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Gradient of a Euclidean function

Folks - I know this is too basic but I really need your help. I haven't mastered the properties of Matrix Differentiation. Haven't had any Matrix Calculus in college. Please share your knowledge. Thanks!

Please help explain the solution, if possibly, in a clear and detailed way

Seems like there's a relationship between differentiation of a matrix and its transposition. Please see the attached image.

Re: Gradient of a Euclidean function

Do you think you could post the problem so we can see what it is.

Looking at the image you posted I have no idea what you're trying to do.

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Re: Gradient of a Euclidean function

Sorry. I missed something. Anyways, please see the screenshot below for the exact cost function. I'm trying to get the gradient wrt to A & X. You may solve A and will do for X the soonest I get the idea. Thanks!

Re: Gradient of a Euclidean function

Quote:

Originally Posted by

**romsek** Do you think you could post the problem so we can see what it is.

Looking at the image you posted I have no idea what you're trying to do.

I think the issue is that you want

$\dfrac 1 2 \sum (Y-AX)^\dagger (Y-AX)$ rather than $\dfrac 1 2 \sum (Y-AX)^2$ but I'm really not sure.

Re: Gradient of a Euclidean function

What's varying with what? What's a function of what? What variable are you taking the derivative with respect to?

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The main thing to watch out for when it comes to derivatives of matrices is that matrix multiplication is non-commutative.

For example, if you have matrices A(t) and B(t) (meaning the components of the matrix are functions of t), then the product rule for matrices looks like this: (d/dt)[AB] = (dA/dt)B + A(dB/dt).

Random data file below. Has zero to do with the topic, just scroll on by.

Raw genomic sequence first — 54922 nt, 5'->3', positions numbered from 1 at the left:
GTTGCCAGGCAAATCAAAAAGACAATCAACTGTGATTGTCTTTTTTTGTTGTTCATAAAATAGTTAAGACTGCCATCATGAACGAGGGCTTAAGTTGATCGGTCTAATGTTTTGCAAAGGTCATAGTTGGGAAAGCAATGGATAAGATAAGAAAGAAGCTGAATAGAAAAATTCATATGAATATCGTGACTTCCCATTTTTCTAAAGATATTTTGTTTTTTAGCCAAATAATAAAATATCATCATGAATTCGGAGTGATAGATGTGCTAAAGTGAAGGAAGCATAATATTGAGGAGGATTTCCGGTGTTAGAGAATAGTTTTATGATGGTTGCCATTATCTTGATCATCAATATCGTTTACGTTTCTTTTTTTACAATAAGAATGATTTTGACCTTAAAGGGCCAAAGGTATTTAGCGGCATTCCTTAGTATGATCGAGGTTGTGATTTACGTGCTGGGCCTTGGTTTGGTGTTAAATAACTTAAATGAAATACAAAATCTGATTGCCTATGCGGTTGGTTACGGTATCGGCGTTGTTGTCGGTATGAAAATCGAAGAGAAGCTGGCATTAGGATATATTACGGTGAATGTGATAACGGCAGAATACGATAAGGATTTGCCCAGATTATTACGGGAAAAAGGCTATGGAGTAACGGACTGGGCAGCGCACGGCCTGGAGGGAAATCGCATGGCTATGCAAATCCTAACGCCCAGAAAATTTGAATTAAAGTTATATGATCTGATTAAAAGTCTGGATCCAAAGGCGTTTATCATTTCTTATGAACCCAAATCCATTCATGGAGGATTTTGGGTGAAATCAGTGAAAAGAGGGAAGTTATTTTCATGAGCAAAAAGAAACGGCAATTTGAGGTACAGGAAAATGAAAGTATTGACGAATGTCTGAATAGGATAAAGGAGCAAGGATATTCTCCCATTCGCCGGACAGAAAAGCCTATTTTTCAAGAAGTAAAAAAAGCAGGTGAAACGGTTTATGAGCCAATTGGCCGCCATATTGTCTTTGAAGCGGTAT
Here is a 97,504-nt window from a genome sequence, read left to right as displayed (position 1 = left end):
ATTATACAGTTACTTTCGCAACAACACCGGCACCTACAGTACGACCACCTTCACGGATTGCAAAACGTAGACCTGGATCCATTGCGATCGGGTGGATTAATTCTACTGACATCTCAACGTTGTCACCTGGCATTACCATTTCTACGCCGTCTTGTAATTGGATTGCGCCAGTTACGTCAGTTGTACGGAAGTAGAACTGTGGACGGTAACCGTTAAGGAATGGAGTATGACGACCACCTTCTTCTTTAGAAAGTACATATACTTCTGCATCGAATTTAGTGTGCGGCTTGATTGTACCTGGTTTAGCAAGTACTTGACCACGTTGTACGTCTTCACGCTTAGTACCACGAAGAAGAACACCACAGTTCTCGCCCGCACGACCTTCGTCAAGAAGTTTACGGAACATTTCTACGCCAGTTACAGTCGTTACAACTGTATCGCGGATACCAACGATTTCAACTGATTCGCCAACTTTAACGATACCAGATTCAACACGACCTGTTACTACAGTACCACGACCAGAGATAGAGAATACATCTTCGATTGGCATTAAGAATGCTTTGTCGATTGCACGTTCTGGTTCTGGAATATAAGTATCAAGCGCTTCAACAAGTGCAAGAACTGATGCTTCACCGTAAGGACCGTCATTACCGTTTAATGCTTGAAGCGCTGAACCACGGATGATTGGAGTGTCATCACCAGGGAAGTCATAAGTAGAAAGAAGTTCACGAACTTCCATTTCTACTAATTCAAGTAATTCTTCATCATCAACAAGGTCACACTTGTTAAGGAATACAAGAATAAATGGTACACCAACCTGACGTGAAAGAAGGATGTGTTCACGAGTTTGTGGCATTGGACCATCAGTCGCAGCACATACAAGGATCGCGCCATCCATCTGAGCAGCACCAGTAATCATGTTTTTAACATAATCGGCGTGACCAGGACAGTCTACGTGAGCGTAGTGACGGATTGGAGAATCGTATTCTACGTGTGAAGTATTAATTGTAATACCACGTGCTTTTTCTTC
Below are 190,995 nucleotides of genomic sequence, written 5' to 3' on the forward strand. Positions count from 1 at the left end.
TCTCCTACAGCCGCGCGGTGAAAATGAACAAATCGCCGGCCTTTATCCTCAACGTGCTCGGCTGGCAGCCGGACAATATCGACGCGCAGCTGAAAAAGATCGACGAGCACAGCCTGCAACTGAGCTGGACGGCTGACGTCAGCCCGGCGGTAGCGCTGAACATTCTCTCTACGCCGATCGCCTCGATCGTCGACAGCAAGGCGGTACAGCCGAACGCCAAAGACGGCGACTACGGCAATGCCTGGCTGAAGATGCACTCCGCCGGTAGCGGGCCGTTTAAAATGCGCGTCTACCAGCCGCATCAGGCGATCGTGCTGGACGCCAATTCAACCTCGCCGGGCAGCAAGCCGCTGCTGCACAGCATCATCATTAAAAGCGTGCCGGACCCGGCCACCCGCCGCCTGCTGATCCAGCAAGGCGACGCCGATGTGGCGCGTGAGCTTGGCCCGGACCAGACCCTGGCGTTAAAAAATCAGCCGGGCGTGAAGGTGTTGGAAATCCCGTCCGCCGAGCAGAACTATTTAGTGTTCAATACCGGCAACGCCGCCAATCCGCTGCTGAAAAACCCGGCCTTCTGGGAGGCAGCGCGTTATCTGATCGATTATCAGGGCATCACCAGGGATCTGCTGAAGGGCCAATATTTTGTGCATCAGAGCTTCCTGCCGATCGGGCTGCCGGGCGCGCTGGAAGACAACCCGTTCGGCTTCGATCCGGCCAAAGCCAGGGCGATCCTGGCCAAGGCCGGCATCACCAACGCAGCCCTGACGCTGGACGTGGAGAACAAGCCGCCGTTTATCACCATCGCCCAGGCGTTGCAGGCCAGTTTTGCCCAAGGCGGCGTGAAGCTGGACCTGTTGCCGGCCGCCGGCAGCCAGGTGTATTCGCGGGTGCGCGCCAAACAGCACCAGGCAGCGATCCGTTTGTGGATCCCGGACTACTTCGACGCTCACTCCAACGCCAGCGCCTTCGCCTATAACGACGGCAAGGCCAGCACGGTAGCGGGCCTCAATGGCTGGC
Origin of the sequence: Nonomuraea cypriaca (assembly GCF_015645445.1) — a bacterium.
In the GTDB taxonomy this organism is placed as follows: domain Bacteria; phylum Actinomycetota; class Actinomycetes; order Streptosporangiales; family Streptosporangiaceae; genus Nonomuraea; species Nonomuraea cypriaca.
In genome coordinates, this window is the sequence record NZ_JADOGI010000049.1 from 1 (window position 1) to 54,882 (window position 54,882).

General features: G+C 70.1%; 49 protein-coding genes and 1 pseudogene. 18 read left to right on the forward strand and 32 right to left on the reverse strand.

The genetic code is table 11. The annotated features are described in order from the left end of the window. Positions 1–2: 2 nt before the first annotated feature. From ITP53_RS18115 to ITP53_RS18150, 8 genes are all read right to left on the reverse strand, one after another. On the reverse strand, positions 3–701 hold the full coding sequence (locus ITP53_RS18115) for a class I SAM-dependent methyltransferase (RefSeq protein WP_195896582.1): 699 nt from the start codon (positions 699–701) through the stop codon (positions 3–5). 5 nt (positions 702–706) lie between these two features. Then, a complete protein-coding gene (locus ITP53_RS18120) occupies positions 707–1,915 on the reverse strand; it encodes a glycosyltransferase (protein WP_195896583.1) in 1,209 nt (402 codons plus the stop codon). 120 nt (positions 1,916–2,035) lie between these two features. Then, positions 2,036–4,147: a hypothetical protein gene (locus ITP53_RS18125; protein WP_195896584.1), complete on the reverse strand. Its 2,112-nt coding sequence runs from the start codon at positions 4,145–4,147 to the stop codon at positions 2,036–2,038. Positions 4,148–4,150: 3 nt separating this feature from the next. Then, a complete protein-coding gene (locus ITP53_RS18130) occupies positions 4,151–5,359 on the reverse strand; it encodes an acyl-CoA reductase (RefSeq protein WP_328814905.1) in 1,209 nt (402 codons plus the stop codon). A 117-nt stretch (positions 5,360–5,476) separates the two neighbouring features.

Proof is the same as with the the ordinary product rule, but now you have to be careful to keep the order of the multiplication correct:

A(t + h)B(t + h) - A(t)B(t) = A(t + h)B(t + h) - A(t)B(t + h) + A(t)B(t + h) - A(t)B(t) = [ A(t + h) - A(t) ] B(t + h) + A(t) [ B(t + h) - B(t) ]. Now divide both sides by h and take the limit as h goes to 0.

In ordinary calculus you might derive the formula for the derivative of the reciprocal like this:

$\displaystyle \frac{f(x)}{f(x)} = 1$, so $\displaystyle \frac{d}{dx} \left( \frac{f(x)}{f(x)} \right) = 0$,

$\displaystyle \frac{d}{dx} \left\[ \left( f(x) \right) \left( \frac{1}{f(x)} \right) \right] = 0$, so

$\displaystyle \left\[ \frac{d}{dx} f(x)\right\] \left( \frac{1}{f(x)} \right) + f(x) \left\[ \frac{d}{dx} \left( \frac{1}{f(x)} \right) \right\] = 0$, so

$\displaystyle f(x) \frac{d}{dx} \left( \frac{1}{f(x)} \right) = - \frac{1}{f(x)} \frac{df}{dx}$, so

$\displaystyle \frac{d}{dx} \left( \frac{1}{f(x)} \right) = - \frac{\left( \frac{df}{dx} \right)}{f(x)^2} $.

From there, you could then apply the product rule to get the quotient rule.

With matrices, you do the same "thing", except now you have to keep an eye on the order of multiplication for everything.

So what's the derivative of the inverse of a matrix?

$\displaystyle A^{-1}(t)A(t) = I$, so $\displaystyle \frac{d}{dt} \left( A^{-1}(t)A(t) \right) = \frac{d}{dt}(I) = 0$ (that's the 0 matrix).

From the product rule already shown, you get:

$\displaystyle \frac{d}{dt} \left( A^{-1}(t)A(t) \right) = \left\[ \frac{d}{dt} A^{-1}(t) \right\] A(t) + A^{-1}(t) \frac{d}{dt}A(t)$, so

$\displaystyle \left\[ \frac{d}{dt} A^{-1}(t) \right\] A(t) + A^{-1}(t) \frac{d}{dt}A(t) = 0$, so

$\displaystyle \left\[ \frac{d}{dt} A^{-1}(t) \right\] A(t) = - A^{-1}(t) \frac{d}{dt}A(t)$, so

$\displaystyle \frac{d}{dt} A^{-1}(t) = - A^{-1}(t) \left\[ \frac{d}{dt}A(t) \right\] A^{-1}(t)$.

Re: Gradient of a Euclidean function